Monday, March 18, 2013



Also known as Sambucus Nigra L. or Sambucus Canadensis L. in latin terms.  Most people however know it by Elderberry, American Elder, Pipe Tree, Black Elder and Common Elder.

Meridians/Organs affected:   Lungs, Liver, Stomach, Colon

Parts used:  flowers, leaves, bark, berries

Bark:  emetic, cathartic (remember the list of the properties of herbs I posted to the site)

Flowers:  diaphoretic, diuretic, exanthematous, alterative, emollient, discutient, rubrifacient, stimulant.

Flowers are gathered in June, leaves in July (8 am-10 am), bark in September (11 am-1pm), berries are gathered AFTER the first frost between 2 pm-4 pm.

Do not use fresh herb as poisoning may result-FOR THE RED ELDERBERRY VARIETY!

Elderberry description:  white or yellow flowers that develop into fruit; plant grows between 10-30 feet high.  Blooms April-June; fruits mid to later summer.

Pick bunches of elderberries when they are ripe and black but still firm and shiny.  The easiest way to strip them from their stems is to use a fork.  To harvest the flowers for drying, pick whole, sweet-smelling heads and spread them on brown paper, when dry, use a fork to strip the blossoms off the stems.

Elderberry is a member of the honeysuckle family.  The roots are not to be used as they can be toxic.  The bark from young trees (bark must be aged one (1) year or more) makes a strong laxative when gathered in autumn.  In small aounts it has been found to be helpful for renal and cardiac dropsy (dropsy = too much accumulation of diluted lymph fluid in the connective tissue of the peritoneal and/or pleural cavities of the body-AND it doesn't drain).  It can also be an emetic for jaundice or asthmatic type conditions where alot of mucus and/or phlegm is involved.  In the case of dropsy, one wine glassful of aged elder bark infusion every 3 hours until the bowels move or until urine is excreted is what has been reported as effective.  It is also used for epilepsy and to cleanse the stomach (as an emetic).

Tea made from the flowers is excellent for eye inflammation or twitching.  It is said to be a wonderful tonic and blood purifier.  It has been shown to build the system and is great for the kidneys and liver.  It is also been said to be a remedy for erysepilas (in children, a skin infection usually brought about by a form of strep).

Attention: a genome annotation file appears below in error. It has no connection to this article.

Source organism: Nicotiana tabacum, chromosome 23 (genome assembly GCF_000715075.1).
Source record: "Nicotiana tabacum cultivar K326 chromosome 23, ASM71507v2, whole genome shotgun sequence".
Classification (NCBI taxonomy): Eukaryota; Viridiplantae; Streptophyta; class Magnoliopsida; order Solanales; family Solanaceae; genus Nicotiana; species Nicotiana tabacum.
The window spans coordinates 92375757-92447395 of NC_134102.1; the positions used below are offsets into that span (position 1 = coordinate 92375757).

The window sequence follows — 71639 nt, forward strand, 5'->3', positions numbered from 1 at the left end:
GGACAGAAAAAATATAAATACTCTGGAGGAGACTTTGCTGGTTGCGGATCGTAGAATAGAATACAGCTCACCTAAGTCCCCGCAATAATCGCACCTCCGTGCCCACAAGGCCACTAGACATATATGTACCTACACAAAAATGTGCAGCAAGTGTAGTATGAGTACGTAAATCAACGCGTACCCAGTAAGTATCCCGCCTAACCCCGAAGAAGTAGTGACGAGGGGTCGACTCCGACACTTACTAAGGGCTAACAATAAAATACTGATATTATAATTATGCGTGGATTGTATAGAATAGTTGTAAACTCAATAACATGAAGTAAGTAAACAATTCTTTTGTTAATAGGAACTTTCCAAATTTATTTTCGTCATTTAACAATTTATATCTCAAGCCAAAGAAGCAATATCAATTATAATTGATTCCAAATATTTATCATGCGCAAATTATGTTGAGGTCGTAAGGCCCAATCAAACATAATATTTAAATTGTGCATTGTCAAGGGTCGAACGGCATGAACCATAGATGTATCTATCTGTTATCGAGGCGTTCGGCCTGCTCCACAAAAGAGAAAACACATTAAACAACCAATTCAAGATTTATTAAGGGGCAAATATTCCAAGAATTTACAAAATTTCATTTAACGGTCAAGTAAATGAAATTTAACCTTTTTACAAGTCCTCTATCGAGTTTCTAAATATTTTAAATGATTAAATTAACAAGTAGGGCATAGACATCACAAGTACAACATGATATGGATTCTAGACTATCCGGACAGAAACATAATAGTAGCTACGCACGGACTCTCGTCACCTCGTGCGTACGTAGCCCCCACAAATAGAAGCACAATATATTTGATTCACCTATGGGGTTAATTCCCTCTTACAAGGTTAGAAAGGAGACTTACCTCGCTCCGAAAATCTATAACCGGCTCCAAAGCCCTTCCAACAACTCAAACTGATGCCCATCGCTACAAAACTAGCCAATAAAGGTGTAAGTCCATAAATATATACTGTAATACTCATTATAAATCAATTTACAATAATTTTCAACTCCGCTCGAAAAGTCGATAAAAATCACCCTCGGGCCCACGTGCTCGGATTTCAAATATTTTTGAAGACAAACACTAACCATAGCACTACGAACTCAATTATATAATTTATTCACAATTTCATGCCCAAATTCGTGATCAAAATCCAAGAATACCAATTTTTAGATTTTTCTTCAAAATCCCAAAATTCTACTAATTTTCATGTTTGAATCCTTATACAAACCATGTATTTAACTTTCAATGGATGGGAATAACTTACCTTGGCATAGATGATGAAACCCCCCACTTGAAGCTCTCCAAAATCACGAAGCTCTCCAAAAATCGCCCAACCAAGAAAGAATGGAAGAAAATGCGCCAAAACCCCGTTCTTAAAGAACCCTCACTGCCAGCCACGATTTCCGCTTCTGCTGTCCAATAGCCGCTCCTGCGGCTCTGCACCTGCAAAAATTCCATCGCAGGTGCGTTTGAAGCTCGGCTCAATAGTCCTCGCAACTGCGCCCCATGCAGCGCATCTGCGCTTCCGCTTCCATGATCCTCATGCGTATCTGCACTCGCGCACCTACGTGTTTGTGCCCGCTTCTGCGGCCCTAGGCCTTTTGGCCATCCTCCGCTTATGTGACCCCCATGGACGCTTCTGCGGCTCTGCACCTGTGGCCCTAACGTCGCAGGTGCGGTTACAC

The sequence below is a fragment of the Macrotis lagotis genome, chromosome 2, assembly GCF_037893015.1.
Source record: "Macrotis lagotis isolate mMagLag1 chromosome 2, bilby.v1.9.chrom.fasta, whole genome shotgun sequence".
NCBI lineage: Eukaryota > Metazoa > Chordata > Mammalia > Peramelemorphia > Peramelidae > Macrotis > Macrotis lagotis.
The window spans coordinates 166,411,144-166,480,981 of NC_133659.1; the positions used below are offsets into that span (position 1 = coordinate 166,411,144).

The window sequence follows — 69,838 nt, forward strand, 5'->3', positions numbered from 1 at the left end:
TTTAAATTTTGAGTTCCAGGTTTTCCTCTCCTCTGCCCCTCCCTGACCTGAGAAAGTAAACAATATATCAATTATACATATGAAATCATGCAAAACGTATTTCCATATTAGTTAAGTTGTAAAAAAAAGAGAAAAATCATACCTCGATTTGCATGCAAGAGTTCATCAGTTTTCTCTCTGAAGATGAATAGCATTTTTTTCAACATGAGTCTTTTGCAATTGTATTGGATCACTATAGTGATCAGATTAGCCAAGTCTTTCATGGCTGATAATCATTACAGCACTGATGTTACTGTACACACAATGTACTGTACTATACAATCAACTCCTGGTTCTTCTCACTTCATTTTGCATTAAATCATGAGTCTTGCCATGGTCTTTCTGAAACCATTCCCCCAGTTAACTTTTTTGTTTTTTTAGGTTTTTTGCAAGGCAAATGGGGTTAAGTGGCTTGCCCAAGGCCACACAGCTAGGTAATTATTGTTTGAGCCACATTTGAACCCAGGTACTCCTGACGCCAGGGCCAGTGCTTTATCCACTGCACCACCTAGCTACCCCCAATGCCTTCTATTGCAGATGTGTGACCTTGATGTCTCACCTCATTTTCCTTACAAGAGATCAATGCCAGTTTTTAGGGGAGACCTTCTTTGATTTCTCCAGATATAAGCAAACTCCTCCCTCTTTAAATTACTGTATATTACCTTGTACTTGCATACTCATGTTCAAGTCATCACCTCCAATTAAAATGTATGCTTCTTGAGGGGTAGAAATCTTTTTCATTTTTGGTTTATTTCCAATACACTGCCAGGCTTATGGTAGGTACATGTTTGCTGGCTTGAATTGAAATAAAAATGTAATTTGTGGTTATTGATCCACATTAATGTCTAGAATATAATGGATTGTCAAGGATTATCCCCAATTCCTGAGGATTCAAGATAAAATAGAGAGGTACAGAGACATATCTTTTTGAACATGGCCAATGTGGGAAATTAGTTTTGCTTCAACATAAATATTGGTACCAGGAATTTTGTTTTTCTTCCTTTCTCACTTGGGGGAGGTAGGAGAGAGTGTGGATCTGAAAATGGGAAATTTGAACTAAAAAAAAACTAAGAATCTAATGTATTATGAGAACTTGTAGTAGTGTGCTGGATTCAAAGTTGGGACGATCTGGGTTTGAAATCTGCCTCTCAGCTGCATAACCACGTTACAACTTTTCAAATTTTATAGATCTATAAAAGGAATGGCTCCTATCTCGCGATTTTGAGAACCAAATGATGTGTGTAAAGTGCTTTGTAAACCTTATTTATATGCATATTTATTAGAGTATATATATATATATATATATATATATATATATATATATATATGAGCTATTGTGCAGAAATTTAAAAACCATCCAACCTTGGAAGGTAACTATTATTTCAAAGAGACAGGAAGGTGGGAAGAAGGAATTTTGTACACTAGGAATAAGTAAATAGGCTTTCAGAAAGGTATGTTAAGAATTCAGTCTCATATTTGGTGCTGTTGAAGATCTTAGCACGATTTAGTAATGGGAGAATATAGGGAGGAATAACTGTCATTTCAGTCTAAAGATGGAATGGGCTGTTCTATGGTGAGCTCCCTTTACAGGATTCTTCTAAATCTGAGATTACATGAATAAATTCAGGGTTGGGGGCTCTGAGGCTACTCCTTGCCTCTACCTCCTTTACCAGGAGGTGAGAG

With any skin disease, the tea should be taken both internally and used on the skin.  It is useful for fevers, headaches, rheumatism, syphilis, cholera and, when combined with peppermint, it is great for the flu.  Made into an ointment it is good for scalds, burns and most skin diseases.

Elderberryhas been used as a circulatory stimulant and an anti-hypertensive.  In fact, it is purported to be very good for the heart in general.  It contains capillarigenics (increases capillary health and their ability to transport blood), kaempferol (shown to be useful against HIV) and many anti-carcinogenic components.  There have been a series of studies conducted on elderberry extract with regards to the flu virus (Influenza A & B).  In all cases, those subjects taking elderberry extract (also known as Sambucol) experienced almost full recovery within 24-48 hours.

For hundreds of years, the gypsy people have used elderberries to treat the flu, colds and neuralgia.  The hot tea is soothing to the respiratory system and promotes sweating.  It has ben used to come success for skin inflammation (eczema, etc.).  Elderberries are a good source of vitamins A, B, C an B-17 (laetrile), plus calcium, potassium and iron.  The raw berry is said to be toxic but that is for the RED ELDERBERRY type but if you are concerned then cook your berries before using them or use them in tincture form only. 

Dried elderflowers have been used for making washes to treat blisters, hemorrhoids, arthritis, sores and rheumatism. 

The decocted inner bark was used topically by the Native Americans for dermatitis, skin ulcers and eczema.

It is interesting to note that the Shoshone indians referred to the Elder tree as a "tree of music" as they would make flutes from its stems.  It has also been referred to as the "tree of medicine" by several native american tribes.

There are several different recipes one could use with the Elderberry.  Some are purely cosmetic in nature, some are lovely for a hot afternoon and some are purely medcinal.  I have recipes for alot of different things using this amazing herb.  Please email me personally if you would like some of those.  In the meantime...this is an herb that is often overlooked by most.  I believe it is something that should be on everyone's herbal medicine shelf. 

Until next time...stay healthy and be happy!

P.S. The last photo is one of elderberries AFTER the first frost.
 Please find below some links regarding elderberries.

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